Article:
Exponential smoothing vs Moving average for time series forecasting

The exponential smoothing and moving average are the two basic and important techniques used for time series forecasting.


Time series analysis and forecasting are important concepts in data science that have a variety of applications. There are different techniques used to make forecasting with time-series data. The exponential smoothing and moving average are the two basic and important techniques used for this purpose. In this article, we will take a look at the comparison between Exponential smoothing and the Moving average for time series forecasting. The major points to be discussed in the article are listed below.

Table of contents

  1. About exponential smoothing?
  2. Implementation of exponential smoothing methods 
  3. About the Moving average?
  4. Implementation of Moving average
  5. Exponential smoothing vs Moving average  


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Let’s start with understanding exponential smoothing

About exponential smoothing

In time series exponential smoothing can be considered as a method to smooth the time series data. We can also consider it as a thumb rule technique which is an approximate method of doing something. This method uses an exponential window function that we use to assign exponentially decreasing weights over time. This method of smoothing time series can also be used for making many determinations based on some prior assumption. But generally, we apply it to smooth the time series data.

Are you looking for a complete repository of Python libraries used in data science, check out here.

Application of widow can also be considered as applying a filter to time series data so that we can remove the noise out of time series data. Let’s say that a univariate time series data is xt at time t = 0 and the result of smoothing using the exponential smoothing is st . we can also say the St is the best estimation of the next value of the time series. Mathematically we can give exponential smoothing in the form of the following formula.

s0 = x0
st = xt + (1-)st-1 ,  t>0      


(0<<1) = smoothing factor.

A simple exponential smoothing can also be considered as recursive filtering and mathematically can be given as follows 

Exponential smoothing at a time t ( st ) can also be considered as the simple weighted average value of time series at time t (xt) and the last smoothed value st-1 . We can even apply these statistics with two sequential values. One thing that is noticeable here is if the value of increases the level of smoothing decreases and there is no perfect methods that can be applied for choosing the value of .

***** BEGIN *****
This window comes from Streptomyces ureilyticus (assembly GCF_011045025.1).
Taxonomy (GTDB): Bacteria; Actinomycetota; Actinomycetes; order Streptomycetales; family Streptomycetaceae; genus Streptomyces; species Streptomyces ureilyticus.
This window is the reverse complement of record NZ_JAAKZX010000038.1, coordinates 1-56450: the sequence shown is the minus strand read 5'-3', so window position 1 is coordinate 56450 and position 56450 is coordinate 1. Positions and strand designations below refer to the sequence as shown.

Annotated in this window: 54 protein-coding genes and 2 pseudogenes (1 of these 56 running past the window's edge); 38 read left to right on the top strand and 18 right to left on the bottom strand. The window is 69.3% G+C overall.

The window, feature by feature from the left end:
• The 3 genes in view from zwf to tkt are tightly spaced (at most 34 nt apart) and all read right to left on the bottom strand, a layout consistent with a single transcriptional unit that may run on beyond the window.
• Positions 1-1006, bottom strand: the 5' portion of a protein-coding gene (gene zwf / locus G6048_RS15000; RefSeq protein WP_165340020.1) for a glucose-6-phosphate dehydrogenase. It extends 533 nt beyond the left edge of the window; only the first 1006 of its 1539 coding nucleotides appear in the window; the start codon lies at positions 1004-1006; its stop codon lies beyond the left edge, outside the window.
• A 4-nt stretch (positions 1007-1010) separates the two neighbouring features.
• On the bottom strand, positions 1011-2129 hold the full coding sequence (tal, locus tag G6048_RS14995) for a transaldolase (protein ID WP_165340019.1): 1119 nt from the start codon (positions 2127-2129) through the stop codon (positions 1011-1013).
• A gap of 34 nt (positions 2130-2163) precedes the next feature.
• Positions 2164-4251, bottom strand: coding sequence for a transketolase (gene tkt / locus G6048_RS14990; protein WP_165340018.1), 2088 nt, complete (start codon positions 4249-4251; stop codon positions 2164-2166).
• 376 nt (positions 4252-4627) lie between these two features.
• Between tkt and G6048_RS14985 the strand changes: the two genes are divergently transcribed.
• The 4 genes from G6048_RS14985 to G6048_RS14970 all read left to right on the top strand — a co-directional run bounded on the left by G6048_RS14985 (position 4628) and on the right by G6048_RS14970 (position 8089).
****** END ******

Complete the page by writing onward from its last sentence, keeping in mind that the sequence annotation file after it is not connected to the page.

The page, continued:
This method can also be referred to as exponentially weighted moving average (EWMA), and autoregressive integrated moving average (ARIMA) without constant term in some other cases. There are three types of exponential smoothing we can find:

  • Simple/single exponential smoothing: This smoothing can be used for making forecasts based in a time series that has no trend and seasonality.
  • Double exponential smoothing: This type of exponential smoothing comes with the support for trend components of time series. 
  • Triple exponential smoothing: This type of exponential smoothing comes with the support for trend and seasonality components of time series. 

 Let’s take a look at how this method can be implemented. 

Forecasting using exponential smoothing 

We can use the statsmodel library for the implementation of exponential smoothing methods. In this library under the tsa.holt winters package we can get all the methods implemented for exponential smoothing. Let’s take a look at the implementation of simple exponential smoothing.

Importing data: 

import pandas as pd
ts = pd.read_csv('/content/drive/MyDrive/Copy of shampoo-sales .csv')

Importing and fitting module: 

from statsmodels.tsa.holtwinters import SimpleExpSmoothing
model = SimpleExpSmoothing(ts['Sales'])
fit_model = model.fit(smoothing_level=0.2, optimized=False)

Plotting smoothed data: 

import matplotlib.pyplot as plt
plt.figure(figsize=(12, 8))
plt.plot(ts['Sales'], color="black")
plt.plot(fit_model.fittedvalues, color="blue")


Here we can see how the function defined in the library works using the simple exponential smoothing method.